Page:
Recalled Legislator Chen vows to win in 'next election'

10/23/2021 10:58 PM
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CNA photo Oct. 23, 2021
CNA photo Oct. 23, 2021

Taipei, Oct. 23 (CNA) Legislator Chen Po-wei (陳柏惟) of the pro-independence Taiwan Statebuilding Party (TSP), who lost an unprecedented recall vote Saturday, vowed to make a comeback by winning "the next election."

Speaking to his supporters while standing in front of a vote-counting station in Taichung's Wuri District, Chen said he tried his best to defend himself against the recall.

Despite the results, "I do not think I have lost. I still have time to plan for the next election and aim to secure victory," Chen said.

In the recall election Saturday, a total of 77,899 people voted to recall Chen, surpassing the threshold of 73,744, or one-quarter of 294,976 eligible voters in the second electoral district of Taichung, which covers the areas of Shalu, Longjing, Dadu, Wuri and Wufeng, according to the Central Election Commission (CEC).

Ballots supporting Chen's recall surpassed the 73,433 votes opposing the recall, the second threshold required for the recall vote to prevail, under the Civil Servants Election and Recall Act.

Chen Po-wei speaks to supporters after conceding in the recall vote.

The China-friendly Kuomintang (KMT), the largest opposition party in the Legislature, had supported the recall of Chen, while the pro-independence Democratic Progressive Party (DPP) had campaigned in support of the legislator.

While Chen did not provide details about his next campaign, an elected government official who has been recalled is not allowed to run as a candidate for the same kind of position for four years after being removed from the position under the recall act.

The next legislator elections could be held in early 2024, less than the four-year threshold stipulated by the recall act. However, the nearest local elections for city mayors, county magistrates, and councilors are scheduled for 2022.

Chen's political career started in 2018, when he jumped into the Kaohsiung City councilor elections. While he lost that election, Chen earned some fame as a vocal critic of the KMT mayoral candidate Han Kuo-yu (韓國瑜).

After Han won the election to become Kaohsiung mayor, Chen honored his pledge before the vote to move away from Kaohsiung if Han won.

In 2020, Chen was supported by both the TSP and the DPP to enter a legislator election in Taichung, where he then pulled off a narrow upset against then-incumbent Yen Kuan-heng (顏寬恆) of the KMT, the scion of a local political dynasty.

Eric Chu (朱立倫), the chairman of the KMT, campaigned for the recall of Chen after he assumed his post on Oct. 5. He had listed the recall vote as one of his top priorities.

KMT chairman Eric Chu speaks at the party headquarters in Taipei after the recall vote results are announced. CNA photo Oct. 23, 2021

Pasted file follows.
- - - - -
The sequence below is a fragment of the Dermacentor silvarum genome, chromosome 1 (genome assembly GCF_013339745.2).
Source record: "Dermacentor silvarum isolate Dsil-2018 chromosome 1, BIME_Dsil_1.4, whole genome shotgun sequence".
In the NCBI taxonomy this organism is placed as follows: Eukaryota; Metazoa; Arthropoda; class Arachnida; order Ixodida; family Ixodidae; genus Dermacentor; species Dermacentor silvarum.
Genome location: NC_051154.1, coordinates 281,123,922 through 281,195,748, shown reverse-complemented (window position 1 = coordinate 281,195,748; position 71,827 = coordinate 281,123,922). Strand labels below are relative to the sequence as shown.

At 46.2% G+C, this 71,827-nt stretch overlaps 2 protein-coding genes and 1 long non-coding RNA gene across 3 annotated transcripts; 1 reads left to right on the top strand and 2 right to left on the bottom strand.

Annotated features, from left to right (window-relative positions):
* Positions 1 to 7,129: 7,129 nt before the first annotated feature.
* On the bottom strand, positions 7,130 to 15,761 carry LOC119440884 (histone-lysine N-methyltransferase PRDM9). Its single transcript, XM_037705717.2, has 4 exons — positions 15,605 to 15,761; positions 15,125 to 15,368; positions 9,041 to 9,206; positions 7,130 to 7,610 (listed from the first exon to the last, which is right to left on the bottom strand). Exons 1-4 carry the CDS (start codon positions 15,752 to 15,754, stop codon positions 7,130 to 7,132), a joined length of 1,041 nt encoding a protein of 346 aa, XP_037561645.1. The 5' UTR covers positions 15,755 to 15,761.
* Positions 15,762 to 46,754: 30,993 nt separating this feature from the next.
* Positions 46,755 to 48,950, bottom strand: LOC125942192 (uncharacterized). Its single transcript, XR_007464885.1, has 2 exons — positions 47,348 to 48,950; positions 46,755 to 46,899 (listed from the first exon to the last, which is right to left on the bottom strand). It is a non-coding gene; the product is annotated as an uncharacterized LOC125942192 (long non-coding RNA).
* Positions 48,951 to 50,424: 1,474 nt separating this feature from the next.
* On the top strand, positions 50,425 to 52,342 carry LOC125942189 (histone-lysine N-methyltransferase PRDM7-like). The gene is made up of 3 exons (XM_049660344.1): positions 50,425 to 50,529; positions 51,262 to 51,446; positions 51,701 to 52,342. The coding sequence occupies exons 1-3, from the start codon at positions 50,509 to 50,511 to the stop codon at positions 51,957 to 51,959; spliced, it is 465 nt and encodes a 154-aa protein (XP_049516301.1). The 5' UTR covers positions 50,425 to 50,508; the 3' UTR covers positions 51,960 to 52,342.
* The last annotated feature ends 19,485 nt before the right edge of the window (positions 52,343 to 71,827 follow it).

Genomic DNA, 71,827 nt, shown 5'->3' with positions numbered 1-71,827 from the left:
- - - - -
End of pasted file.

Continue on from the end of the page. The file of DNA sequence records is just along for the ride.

KMT chairman Eric Chu speaks at the party headquarters in Taipei after the recall vote results are announced. CNA photo Oct. 23, 2021

After Chen lost the recall, Chu hailed the voters in the second district of Taichung for their efforts to oust the lawmaker, describing the legislator as an arrogant person, who always used anti-China slogans to deepen rifts and arouse confrontation among people in Taiwan to gain political favor.

Following the successful recall Saturday, Chu said the KMT will look toward the national referendum on four issues scheduled for Dec. 18.

The national referendum, comprising four questions, is the first to be held independent of central or local government elections, based on Taiwan's amendment of its Referendum Act in 2019.

According to the amendment, referendums may be held every two years, on the fourth Saturday of August, starting in 2021. The upcoming referendum seeks to revoke that law so referendums could again be held concurrently with general elections.

The other three referendum questions are about the protection of a coastal algal reef, the importation of pork containing traces of the livestock drug ractopamine, and the fate of the long-mothballed Fourth Nuclear Power Plant in New Taipei.

In response to Chen's recall, DPP spokesman Liu Kang-yen (劉康彥) blasted the KMT for its efforts in pushing for the recall as revenge against a political rival and said the recall lacked merit.

Such a move by the KMT harms the country's democracy, Liu said as he urged the opposition to stop.

Liu pointed out the recall only required 73,433 votes to remove Chen, who won 112,839 votes in the 2000 election.

The recall campaign was initiated by Yang Wen-yuan (楊文元), who voted for Chen in 2020. The recall petition obtained enough signatures and secured approval from the CEC on July 2.

Yang Wen-yuan (center, in black), who initiated the recall campaign, speaks in Taichung after the recall vote results are announced. CNA photo Oct. 23, 2021
Yang Wen-yuan (center, in black), who initiated the recall campaign, speaks in Taichung after the recall vote results are announced. CNA photo Oct. 23, 2021

Yang has accused Chen of neglecting his constituency, behaving outrageously in the Legislature and on social media, and supporting the government's decision to lift a ban on U.S. pork imports containing the livestock drug ractopamine.

On Saturday, Max, a spokesman for the recall campaign, said the recall had nothing to do with the contest between the DPP and KMT but was merely aimed at ousting a lawmaker who was unqualified.

Max said the result showed Taiwan's democracy had taken a big leap, urging the DPP, the KMT and other political parties to name qualified candidates for future elections.

After Saturday's recall vote against Chen, the focus will be on a petition to recall independent Legislator Freddy Lim (林昶佐), which is already underway. Lim is supported by the DPP.

(By Kuo Chien-shen, Liu Kuan-ting, Wen Kuei-hsiang, Chao Li-yen and Frances Huang)

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